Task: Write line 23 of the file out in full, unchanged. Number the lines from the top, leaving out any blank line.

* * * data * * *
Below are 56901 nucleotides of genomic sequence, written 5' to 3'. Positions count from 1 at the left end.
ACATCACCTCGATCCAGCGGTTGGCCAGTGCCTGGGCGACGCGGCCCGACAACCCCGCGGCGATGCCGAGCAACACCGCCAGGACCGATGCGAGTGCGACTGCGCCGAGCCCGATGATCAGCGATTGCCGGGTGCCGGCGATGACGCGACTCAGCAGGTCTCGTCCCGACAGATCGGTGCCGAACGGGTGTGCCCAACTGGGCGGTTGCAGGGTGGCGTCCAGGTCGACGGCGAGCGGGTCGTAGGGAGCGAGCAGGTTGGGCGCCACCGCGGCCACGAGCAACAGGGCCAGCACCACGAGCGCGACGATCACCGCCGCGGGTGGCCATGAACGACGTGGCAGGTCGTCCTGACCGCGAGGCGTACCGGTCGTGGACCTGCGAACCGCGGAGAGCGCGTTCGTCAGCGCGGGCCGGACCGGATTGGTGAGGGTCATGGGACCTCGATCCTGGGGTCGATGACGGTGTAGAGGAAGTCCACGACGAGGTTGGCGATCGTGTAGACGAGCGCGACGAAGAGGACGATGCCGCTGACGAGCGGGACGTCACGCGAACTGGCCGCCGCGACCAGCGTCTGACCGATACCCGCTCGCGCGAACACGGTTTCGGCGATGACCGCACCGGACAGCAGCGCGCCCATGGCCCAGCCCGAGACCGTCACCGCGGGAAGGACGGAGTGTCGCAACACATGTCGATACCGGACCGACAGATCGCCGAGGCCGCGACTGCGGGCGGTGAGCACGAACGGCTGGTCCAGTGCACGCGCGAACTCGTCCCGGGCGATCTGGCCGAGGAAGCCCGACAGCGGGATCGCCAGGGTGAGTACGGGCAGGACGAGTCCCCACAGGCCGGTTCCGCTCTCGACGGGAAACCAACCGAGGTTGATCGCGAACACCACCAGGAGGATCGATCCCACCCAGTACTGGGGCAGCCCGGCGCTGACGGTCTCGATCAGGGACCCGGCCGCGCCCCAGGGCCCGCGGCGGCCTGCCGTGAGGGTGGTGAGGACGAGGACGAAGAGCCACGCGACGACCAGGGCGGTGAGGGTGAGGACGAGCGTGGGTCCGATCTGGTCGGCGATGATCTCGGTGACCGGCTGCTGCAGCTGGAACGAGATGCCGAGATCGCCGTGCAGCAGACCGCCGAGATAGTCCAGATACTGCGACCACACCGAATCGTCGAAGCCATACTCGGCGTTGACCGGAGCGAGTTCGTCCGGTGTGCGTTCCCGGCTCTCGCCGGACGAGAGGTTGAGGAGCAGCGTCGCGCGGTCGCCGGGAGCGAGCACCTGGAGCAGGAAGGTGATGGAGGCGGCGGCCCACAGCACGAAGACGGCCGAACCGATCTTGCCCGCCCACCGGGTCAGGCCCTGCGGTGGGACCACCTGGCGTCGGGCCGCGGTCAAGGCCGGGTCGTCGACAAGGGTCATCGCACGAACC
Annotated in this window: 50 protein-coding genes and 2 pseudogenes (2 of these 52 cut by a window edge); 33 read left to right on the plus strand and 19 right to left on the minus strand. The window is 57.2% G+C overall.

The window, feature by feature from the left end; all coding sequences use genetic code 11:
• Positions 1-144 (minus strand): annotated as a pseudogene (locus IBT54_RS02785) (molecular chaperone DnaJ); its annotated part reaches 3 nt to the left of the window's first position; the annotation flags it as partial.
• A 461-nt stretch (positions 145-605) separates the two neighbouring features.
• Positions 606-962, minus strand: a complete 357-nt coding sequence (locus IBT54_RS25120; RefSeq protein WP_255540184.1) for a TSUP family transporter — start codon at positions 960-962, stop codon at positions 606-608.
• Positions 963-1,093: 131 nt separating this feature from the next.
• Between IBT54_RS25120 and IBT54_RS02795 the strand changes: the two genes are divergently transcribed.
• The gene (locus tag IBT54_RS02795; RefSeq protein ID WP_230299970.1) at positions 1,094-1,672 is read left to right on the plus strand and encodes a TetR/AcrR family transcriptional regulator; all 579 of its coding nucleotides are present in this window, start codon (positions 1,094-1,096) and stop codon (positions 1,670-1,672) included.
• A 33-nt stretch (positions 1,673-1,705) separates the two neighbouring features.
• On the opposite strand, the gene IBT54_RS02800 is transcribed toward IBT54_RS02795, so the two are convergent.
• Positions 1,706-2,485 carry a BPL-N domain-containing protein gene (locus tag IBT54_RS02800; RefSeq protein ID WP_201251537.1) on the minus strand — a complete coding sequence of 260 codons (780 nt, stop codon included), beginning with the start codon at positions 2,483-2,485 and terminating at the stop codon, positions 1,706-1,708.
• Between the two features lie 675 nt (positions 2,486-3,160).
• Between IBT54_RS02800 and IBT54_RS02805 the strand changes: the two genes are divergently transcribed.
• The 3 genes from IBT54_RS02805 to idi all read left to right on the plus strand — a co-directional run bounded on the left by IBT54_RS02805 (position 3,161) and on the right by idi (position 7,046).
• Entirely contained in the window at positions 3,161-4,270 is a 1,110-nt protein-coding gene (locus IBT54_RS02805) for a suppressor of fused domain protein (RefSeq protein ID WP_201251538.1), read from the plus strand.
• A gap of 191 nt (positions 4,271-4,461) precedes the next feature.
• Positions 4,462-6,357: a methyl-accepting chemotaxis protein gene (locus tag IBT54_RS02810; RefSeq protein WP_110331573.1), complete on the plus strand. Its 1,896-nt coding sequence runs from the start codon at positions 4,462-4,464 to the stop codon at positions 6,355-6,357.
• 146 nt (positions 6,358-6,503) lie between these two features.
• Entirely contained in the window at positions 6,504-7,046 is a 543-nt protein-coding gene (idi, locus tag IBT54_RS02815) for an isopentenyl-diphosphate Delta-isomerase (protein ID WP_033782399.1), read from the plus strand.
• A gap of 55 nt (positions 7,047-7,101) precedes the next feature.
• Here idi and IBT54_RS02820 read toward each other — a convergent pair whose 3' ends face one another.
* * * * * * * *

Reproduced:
• Here idi and IBT54_RS02820 read toward each other — a convergent pair whose 3' ends face one another.